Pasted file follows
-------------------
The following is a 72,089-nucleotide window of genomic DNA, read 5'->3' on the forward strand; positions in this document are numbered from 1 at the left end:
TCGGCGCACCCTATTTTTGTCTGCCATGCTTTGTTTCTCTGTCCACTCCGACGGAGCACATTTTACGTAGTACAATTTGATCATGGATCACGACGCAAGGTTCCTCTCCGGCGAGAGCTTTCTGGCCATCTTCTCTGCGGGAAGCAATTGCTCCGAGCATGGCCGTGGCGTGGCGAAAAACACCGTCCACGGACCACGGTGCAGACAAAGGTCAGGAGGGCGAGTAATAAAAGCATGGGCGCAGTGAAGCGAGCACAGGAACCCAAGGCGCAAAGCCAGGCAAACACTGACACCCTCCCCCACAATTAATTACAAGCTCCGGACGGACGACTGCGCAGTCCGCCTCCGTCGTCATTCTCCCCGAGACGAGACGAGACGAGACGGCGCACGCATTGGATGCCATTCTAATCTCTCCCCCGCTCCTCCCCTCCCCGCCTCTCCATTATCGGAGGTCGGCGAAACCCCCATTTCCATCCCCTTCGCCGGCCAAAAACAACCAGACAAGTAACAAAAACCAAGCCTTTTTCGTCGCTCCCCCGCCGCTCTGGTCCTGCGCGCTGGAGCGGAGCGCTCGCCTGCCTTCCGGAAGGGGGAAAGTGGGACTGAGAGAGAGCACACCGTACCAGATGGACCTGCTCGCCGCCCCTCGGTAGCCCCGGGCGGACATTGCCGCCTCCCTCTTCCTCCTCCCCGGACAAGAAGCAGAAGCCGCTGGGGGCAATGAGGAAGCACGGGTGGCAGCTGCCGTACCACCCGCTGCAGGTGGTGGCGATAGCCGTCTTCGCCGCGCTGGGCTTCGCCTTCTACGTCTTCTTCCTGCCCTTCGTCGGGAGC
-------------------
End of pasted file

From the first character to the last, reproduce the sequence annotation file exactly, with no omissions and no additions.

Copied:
The following is a 72,089-nucleotide window of genomic DNA, read 5'->3' on the forward strand; positions in this document are numbered from 1 at the left end:
TCGGCGCACCCTATTTTTGTCTGCCATGCTTTGTTTCTCTGTCCACTCCGACGGAGCACATTTTACGTAGTACAATTTGATCATGGATCACGACGCAAGGTTCCTCTCCGGCGAGAGCTTTCTGGCCATCTTCTCTGCGGGAAGCAATTGCTCCGAGCATGGCCGTGGCGTGGCGAAAAACACCGTCCACGGACCACGGTGCAGACAAAGGTCAGGAGGGCGAGTAATAAAAGCATGGGCGCAGTGAAGCGAGCACAGGAACCCAAGGCGCAAAGCCAGGCAAACACTGACACCCTCCCCCACAATTAATTACAAGCTCCGGACGGACGACTGCGCAGTCCGCCTCCGTCGTCATTCTCCCCGAGACGAGACGAGACGAGACGGCGCACGCATTGGATGCCATTCTAATCTCTCCCCCGCTCCTCCCCTCCCCGCCTCTCCATTATCGGAGGTCGGCGAAACCCCCATTTCCATCCCCTTCGCCGGCCAAAAACAACCAGACAAGTAACAAAAACCAAGCCTTTTTCGTCGCTCCCCCGCCGCTCTGGTCCTGCGCGCTGGAGCGGAGCGCTCGCCTGCCTTCCGGAAGGGGGAAAGTGGGACTGAGAGAGAGCACACCGTACCAGATGGACCTGCTCGCCGCCCCTCGGTAGCCCCGGGCGGACATTGCCGCCTCCCTCTTCCTCCTCCCCGGACAAGAAGCAGAAGCCGCTGGGGGCAATGAGGAAGCACGGGTGGCAGCTGCCGTACCACCCGCTGCAGGTGGTGGCGATAGCCGTCTTCGCCGCGCTGGGCTTCGCCTTCTACGTCTTCTTCCTGCCCTTCGTCGGGAGC